McGriff's career gets even better with age

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040717_mcgriff_vmed_2p.standard[1].jpgFred McGriff will be eligible for the Hall of Fame next year, and the folks in Tampa (his home town, and where he currently works) are already banging the drum for his induction.

His basic numbers are pretty good — 493 homers, 1,550 RBIs, a .284 average. Further research by Rays VP Rick Vaughn makes them look even better, noting that all eligible players with similar triple crown category numbers are in and that McGriff compares very favorably with other first baseman in the Hall, as well as those in his era.

As good as McGriff was — and he was very, very good — the mention of his name has never sparked the imagination of casual baseball fans. As a player, he was quiet and classy. He didn’t court trouble or attention. He didn’t win any MVP awards. He just smashed 30-35 home runs and drove in 100 runs every year for 19 seasons.

Over a 15-year stretch from 1988-2002, McGriff was sixth in home runs, trailing Barry Bonds, Mark McGwire, Sammy Sosa, Rafael Palmeiro and Ken Griffey Jr. Over the same stretch, only Bonds and Palmeiro drove in more runs.

And one more thing: Of the players mentioned above, only Griffey and McGriff have never been connected to steroids.

Whatever you think of juicing, it has become quite clear that Hall of Fame voters do care, and are prepared to punish anyone connected to steroids or suspected of using them. Just ask Mark McGwire.

So in contrast, will voters reward McGriff for a resume that is perceived to be clean? The Crime Dog tells the New York Times that he’s not sure it should matter:

“I think even without those guys being accused of this and that, my numbers stack up pretty good against those guys,” McGriff said. “It’s not like they were that much better. If you really start to look at the numbers, I was still right there.”

Well said, Fred.

Video: Mets execute a bizarre double play against the Nationals

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Double plays come in an assortment of combinations, from the standard 6-4-3 combo to some more unusual patterns. During the Mets’ 5-3 win over the Nationals on Saturday, however, what made this double play strange was less the product of an unorthodox route and almost entirely due to an unexpected collision on the basepaths instead.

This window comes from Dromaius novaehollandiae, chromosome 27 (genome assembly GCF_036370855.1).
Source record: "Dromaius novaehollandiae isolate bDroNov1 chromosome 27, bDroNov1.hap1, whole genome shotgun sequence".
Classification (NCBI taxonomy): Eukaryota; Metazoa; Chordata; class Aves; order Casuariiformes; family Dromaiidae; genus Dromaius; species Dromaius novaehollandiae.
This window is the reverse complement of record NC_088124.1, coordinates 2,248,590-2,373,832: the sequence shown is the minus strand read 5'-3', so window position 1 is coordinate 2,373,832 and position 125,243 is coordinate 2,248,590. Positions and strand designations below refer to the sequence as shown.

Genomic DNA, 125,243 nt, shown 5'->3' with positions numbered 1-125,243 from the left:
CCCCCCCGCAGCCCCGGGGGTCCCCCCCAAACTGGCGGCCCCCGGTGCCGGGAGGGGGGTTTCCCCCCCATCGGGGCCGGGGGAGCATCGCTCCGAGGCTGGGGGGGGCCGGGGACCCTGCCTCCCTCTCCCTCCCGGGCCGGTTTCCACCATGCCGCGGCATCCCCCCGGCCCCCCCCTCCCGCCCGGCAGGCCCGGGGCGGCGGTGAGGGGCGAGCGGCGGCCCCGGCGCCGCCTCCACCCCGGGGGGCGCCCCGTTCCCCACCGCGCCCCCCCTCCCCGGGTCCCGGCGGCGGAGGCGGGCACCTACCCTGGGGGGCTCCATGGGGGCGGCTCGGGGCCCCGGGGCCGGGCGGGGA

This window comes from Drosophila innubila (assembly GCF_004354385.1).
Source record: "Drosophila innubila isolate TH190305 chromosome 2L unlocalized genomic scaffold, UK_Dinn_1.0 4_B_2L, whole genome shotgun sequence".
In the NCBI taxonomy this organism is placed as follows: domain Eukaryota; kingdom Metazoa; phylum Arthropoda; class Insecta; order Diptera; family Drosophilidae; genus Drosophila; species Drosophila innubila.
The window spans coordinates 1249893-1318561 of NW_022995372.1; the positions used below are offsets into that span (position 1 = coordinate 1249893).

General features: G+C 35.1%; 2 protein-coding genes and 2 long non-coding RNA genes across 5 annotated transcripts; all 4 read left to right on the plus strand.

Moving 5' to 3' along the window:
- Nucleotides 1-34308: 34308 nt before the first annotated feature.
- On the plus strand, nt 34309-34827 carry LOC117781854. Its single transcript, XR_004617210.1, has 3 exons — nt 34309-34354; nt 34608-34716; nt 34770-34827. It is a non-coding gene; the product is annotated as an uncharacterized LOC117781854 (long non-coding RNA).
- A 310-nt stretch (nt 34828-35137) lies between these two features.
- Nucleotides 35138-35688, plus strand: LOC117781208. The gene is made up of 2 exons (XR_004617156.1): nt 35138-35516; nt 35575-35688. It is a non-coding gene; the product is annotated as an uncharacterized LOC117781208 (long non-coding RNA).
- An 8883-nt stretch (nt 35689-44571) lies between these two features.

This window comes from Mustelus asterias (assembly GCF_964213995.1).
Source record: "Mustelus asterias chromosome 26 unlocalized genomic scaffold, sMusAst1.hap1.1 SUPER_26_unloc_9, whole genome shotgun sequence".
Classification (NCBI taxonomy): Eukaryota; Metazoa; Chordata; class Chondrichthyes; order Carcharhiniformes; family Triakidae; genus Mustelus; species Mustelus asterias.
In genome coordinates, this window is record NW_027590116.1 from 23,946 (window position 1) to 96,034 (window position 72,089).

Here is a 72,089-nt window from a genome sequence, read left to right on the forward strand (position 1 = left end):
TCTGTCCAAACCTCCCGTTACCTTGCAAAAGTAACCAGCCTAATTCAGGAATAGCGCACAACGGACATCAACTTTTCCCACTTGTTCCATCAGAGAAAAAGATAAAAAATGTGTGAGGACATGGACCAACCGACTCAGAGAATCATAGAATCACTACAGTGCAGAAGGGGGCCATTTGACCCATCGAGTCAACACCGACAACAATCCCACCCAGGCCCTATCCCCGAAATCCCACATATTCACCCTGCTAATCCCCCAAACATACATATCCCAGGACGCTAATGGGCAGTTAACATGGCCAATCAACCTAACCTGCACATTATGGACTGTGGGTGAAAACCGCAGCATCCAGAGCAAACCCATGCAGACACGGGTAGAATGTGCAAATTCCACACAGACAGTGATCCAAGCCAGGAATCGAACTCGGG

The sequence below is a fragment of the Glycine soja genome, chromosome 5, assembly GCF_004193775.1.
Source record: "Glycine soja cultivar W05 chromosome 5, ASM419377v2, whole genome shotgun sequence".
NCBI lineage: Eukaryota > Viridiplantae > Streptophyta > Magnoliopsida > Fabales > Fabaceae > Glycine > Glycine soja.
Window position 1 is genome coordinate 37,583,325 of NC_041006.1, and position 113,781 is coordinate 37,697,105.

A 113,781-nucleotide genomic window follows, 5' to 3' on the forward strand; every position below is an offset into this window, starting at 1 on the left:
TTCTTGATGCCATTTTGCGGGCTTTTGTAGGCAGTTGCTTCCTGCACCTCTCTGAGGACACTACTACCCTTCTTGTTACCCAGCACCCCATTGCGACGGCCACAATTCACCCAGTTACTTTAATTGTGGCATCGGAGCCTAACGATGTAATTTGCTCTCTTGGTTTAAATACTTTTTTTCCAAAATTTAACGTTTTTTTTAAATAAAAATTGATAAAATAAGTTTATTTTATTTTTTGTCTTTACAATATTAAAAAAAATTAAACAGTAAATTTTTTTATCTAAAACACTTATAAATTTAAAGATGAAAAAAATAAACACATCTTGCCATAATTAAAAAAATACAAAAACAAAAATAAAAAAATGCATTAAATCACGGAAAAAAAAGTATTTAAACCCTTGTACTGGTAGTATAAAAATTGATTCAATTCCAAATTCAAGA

In the bottom of the fourth inning, with the Mets trailing 1-0, Zack Wheeler caught Jose Lobaton swinging for strike three. Mets’ backstop Travis d'Arnaud fired the ball to second base, where the ball slipped out of Asdrubal Cabrera‘s glove as Jayson Werth slid into the bag for a stolen base. Second baseman Neil Walker fielded the ball in shallow center field, then tossed it to third base, and Jose Reyes tagged Werth easily for the second out of the play.

The Mets complimented their defensive efforts with a strong showing at the plate, reclaiming the lead with three home runs from Michael Conforto and Jose Reyes to clinch their tenth win of the year.

Report: Adam Eaton to miss rest of the season with a torn ACL

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It’s been a miserable weekend for Nationals’ outfielder Adam Eaton, who stumbled over first base and injured his leg while running out an infield single in Friday’s 7-5 loss to the Mets. While the team officially placed the outfielder on the 10-day disabled list with a left knee strain on Saturday, FOX Sports’ Ken Rosenthal reports that Eaton has been diagnosed with a torn ACL in his left knee and is expected to miss the remainder of the 2017 season. The team has yet to confirm the diagnosis or announce a definite timetable for the 28-year-old’s return, perhaps due to extended evaluations by Eaton’s orthopedic doctor:

The Nationals appear to have several outfield options with Eaton on the disabled list, though they have not pinned down a long-term solution. Center fielder Michael Taylor replaced Eaton on the field during the tail end of Friday’s game, and returned on Saturday to man center and bat second in the lineup. The club also promoted top outfield prospect Rafael Bautista, who slashed .291/.325/.354 with five doubles and a .680 OPS through 19 games in Triple-A Syracuse this season. He’ll assume Eaton’s roster spot and looks to be available for a backup role in the outfield going forward.